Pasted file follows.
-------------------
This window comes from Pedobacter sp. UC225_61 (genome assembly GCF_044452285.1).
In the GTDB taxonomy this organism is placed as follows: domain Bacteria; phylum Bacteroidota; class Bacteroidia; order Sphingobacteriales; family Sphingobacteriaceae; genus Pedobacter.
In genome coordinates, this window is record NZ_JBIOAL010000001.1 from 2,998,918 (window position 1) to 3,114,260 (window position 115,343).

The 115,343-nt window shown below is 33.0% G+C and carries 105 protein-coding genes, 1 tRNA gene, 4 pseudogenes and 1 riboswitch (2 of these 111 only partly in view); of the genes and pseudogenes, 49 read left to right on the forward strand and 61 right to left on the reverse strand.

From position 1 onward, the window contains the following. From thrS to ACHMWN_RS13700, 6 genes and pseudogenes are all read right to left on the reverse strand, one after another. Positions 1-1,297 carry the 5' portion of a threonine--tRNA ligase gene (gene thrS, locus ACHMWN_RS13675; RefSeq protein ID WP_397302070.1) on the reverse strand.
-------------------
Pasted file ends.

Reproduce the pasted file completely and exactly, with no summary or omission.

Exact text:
This window comes from Pedobacter sp. UC225_61 (genome assembly GCF_044452285.1).
In the GTDB taxonomy this organism is placed as follows: domain Bacteria; phylum Bacteroidota; class Bacteroidia; order Sphingobacteriales; family Sphingobacteriaceae; genus Pedobacter.
In genome coordinates, this window is record NZ_JBIOAL010000001.1 from 2,998,918 (window position 1) to 3,114,260 (window position 115,343).

The 115,343-nt window shown below is 33.0% G+C and carries 105 protein-coding genes, 1 tRNA gene, 4 pseudogenes and 1 riboswitch (2 of these 111 only partly in view); of the genes and pseudogenes, 49 read left to right on the forward strand and 61 right to left on the reverse strand.

From position 1 onward, the window contains the following. From thrS to ACHMWN_RS13700, 6 genes and pseudogenes are all read right to left on the reverse strand, one after another. Positions 1-1,297 carry the 5' portion of a threonine--tRNA ligase gene (gene thrS, locus ACHMWN_RS13675; RefSeq protein ID WP_397302070.1) on the reverse strand.